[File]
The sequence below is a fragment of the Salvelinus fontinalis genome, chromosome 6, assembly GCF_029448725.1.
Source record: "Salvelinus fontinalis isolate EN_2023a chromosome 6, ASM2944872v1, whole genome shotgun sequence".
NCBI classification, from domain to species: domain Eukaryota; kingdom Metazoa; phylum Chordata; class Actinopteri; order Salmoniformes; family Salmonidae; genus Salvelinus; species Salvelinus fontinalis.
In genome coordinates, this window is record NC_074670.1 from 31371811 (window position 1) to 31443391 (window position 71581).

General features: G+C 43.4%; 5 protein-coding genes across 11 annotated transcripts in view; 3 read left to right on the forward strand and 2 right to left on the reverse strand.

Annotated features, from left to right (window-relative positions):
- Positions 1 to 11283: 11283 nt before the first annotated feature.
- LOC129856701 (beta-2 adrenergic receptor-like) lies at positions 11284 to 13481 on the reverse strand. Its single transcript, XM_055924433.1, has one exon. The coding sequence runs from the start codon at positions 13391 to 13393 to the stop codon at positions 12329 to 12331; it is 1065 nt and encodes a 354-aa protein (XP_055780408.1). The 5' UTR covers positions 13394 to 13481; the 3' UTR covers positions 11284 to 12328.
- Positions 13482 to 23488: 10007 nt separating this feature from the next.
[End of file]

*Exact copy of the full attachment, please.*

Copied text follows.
The sequence below is a fragment of the Salvelinus fontinalis genome, chromosome 6, assembly GCF_029448725.1.
Source record: "Salvelinus fontinalis isolate EN_2023a chromosome 6, ASM2944872v1, whole genome shotgun sequence".
NCBI classification, from domain to species: domain Eukaryota; kingdom Metazoa; phylum Chordata; class Actinopteri; order Salmoniformes; family Salmonidae; genus Salvelinus; species Salvelinus fontinalis.
In genome coordinates, this window is record NC_074670.1 from 31371811 (window position 1) to 31443391 (window position 71581).

General features: G+C 43.4%; 5 protein-coding genes across 11 annotated transcripts in view; 3 read left to right on the forward strand and 2 right to left on the reverse strand.

Annotated features, from left to right (window-relative positions):
- Positions 1 to 11283: 11283 nt before the first annotated feature.
- LOC129856701 (beta-2 adrenergic receptor-like) lies at positions 11284 to 13481 on the reverse strand. Its single transcript, XM_055924433.1, has one exon. The coding sequence runs from the start codon at positions 13391 to 13393 to the stop codon at positions 12329 to 12331; it is 1065 nt and encodes a 354-aa protein (XP_055780408.1). The 5' UTR covers positions 13394 to 13481; the 3' UTR covers positions 11284 to 12328.
- Positions 13482 to 23488: 10007 nt separating this feature from the next.